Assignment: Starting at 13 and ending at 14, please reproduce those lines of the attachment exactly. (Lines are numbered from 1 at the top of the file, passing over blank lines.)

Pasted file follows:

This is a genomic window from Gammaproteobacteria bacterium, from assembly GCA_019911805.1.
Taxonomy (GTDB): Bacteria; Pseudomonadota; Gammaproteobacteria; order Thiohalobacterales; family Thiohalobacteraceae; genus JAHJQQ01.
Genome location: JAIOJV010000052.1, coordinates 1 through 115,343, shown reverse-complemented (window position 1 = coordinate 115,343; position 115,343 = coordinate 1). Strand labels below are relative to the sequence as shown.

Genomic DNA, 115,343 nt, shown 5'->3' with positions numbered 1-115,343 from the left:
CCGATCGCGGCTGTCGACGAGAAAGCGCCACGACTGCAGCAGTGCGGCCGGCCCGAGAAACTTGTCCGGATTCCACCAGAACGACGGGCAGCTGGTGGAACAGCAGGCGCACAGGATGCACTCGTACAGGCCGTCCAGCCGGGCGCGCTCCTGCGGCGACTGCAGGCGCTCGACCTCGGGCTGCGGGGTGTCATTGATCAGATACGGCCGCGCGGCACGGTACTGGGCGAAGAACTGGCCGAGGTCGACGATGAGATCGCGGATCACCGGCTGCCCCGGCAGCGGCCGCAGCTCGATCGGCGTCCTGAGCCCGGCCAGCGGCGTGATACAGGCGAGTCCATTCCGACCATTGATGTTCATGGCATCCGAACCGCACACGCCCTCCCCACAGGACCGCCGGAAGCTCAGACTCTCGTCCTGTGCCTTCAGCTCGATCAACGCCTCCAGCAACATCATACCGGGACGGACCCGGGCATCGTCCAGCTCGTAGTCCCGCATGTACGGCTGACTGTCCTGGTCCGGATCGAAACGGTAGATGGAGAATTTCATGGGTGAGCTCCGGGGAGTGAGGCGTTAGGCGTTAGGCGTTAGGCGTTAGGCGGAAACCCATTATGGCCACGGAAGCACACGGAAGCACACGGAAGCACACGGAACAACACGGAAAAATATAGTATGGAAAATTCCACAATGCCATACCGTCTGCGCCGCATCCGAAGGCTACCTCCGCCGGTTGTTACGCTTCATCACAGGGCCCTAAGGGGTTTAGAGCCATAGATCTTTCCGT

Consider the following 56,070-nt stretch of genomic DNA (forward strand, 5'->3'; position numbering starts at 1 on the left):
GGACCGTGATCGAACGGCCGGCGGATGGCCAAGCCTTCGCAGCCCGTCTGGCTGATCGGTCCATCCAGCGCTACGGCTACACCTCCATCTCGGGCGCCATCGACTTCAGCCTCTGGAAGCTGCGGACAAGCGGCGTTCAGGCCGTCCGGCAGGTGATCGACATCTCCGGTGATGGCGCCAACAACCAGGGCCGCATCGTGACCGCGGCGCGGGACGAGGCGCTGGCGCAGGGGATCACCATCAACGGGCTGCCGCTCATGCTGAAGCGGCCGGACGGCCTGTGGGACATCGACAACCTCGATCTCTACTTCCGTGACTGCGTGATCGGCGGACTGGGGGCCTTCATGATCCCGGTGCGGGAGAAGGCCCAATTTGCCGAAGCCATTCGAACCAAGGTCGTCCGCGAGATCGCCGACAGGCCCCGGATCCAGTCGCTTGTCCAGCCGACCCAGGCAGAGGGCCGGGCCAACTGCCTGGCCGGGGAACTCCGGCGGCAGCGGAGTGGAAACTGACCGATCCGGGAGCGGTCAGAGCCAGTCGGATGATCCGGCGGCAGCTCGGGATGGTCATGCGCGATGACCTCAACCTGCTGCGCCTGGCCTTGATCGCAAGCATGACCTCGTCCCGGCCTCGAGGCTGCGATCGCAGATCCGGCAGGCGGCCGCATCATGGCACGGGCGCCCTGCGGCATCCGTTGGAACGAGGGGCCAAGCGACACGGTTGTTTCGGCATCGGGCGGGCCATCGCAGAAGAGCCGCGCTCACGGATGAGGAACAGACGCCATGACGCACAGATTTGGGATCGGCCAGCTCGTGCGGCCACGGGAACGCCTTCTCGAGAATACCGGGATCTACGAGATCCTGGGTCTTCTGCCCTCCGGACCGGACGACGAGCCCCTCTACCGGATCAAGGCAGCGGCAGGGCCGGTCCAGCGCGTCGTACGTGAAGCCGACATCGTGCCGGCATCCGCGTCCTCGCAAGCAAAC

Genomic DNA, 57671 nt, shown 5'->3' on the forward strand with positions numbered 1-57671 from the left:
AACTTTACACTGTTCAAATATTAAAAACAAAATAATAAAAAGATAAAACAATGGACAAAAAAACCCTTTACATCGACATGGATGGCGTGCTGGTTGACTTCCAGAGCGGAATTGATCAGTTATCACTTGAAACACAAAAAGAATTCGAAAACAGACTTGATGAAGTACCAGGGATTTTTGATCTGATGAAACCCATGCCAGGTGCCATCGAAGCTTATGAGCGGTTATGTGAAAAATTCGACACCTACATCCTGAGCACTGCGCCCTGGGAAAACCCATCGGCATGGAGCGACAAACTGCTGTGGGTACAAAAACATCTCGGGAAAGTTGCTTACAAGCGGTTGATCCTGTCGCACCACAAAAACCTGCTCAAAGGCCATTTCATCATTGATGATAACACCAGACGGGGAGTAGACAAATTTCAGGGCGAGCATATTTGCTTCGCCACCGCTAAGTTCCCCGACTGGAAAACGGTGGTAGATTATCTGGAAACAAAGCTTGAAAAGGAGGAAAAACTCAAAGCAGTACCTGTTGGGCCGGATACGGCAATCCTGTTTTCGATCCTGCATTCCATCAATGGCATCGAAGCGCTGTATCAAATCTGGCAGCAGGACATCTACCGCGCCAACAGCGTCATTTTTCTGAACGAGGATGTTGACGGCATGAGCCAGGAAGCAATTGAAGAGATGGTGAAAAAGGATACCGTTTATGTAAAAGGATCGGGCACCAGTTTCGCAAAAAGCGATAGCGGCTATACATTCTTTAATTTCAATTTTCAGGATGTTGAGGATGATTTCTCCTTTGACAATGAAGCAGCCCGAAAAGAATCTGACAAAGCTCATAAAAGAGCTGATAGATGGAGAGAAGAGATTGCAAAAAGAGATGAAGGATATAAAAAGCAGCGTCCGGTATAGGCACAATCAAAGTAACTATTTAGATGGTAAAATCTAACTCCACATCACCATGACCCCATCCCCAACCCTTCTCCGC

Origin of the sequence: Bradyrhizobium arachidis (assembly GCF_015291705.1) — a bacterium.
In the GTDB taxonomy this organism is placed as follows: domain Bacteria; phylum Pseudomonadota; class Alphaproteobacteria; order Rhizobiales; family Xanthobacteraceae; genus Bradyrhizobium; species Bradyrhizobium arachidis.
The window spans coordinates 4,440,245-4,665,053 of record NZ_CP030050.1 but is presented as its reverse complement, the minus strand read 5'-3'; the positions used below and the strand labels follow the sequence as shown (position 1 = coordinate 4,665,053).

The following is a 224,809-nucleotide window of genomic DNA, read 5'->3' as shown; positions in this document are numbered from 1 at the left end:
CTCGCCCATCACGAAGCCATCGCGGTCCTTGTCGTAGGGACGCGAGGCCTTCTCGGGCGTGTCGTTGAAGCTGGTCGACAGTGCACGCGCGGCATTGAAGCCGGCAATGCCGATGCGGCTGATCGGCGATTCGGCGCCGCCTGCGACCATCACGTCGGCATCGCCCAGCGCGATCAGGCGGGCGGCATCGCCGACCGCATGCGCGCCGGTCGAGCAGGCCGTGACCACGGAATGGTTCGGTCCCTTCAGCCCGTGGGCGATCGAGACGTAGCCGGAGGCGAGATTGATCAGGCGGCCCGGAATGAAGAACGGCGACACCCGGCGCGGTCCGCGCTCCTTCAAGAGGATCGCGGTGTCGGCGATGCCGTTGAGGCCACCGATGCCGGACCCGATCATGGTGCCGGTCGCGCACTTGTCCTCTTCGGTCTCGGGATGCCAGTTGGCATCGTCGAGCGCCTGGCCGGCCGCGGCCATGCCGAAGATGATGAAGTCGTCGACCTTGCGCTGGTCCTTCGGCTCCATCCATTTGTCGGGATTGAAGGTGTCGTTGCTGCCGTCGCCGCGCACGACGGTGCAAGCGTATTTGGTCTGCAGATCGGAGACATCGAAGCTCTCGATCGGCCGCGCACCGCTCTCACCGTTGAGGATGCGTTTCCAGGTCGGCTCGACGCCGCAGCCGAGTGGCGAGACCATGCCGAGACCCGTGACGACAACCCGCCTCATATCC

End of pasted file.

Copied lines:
The following is a 224,809-nucleotide window of genomic DNA, read 5'->3' as shown; positions in this document are numbered from 1 at the left end:
CTCGCCCATCACGAAGCCATCGCGGTCCTTGTCGTAGGGACGCGAGGCCTTCTCGGGCGTGTCGTTGAAGCTGGTCGACAGTGCACGCGCGGCATTGAAGCCGGCAATGCCGATGCGGCTGATCGGCGATTCGGCGCCGCCTGCGACCATCACGTCGGCATCGCCCAGCGCGATCAGGCGGGCGGCATCGCCGACCGCATGCGCGCCGGTCGAGCAGGCCGTGACCACGGAATGGTTCGGTCCCTTCAGCCCGTGGGCGATCGAGACGTAGCCGGAGGCGAGATTGATCAGGCGGCCCGGAATGAAGAACGGCGACACCCGGCGCGGTCCGCGCTCCTTCAAGAGGATCGCGGTGTCGGCGATGCCGTTGAGGCCACCGATGCCGGACCCGATCATGGTGCCGGTCGCGCACTTGTCCTCTTCGGTCTCGGGATGCCAGTTGGCATCGTCGAGCGCCTGGCCGGCCGCGGCCATGCCGAAGATGATGAAGTCGTCGACCTTGCGCTGGTCCTTCGGCTCCATCCATTTGTCGGGATTGAAGGTGTCGTTGCTGCCGTCGCCGCGCACGACGGTGCAAGCGTATTTGGTCTGCAGATCGGAGACATCGAAGCTCTCGATCGGCCGCGCACCGCTCTCACCGTTGAGGATGCGTTTCCAGGTCGGCTCGACGCCGCAGCCGAGTGGCGAGACCATGCCGAGACCCGTGACGACAACCCGCCTCATATCC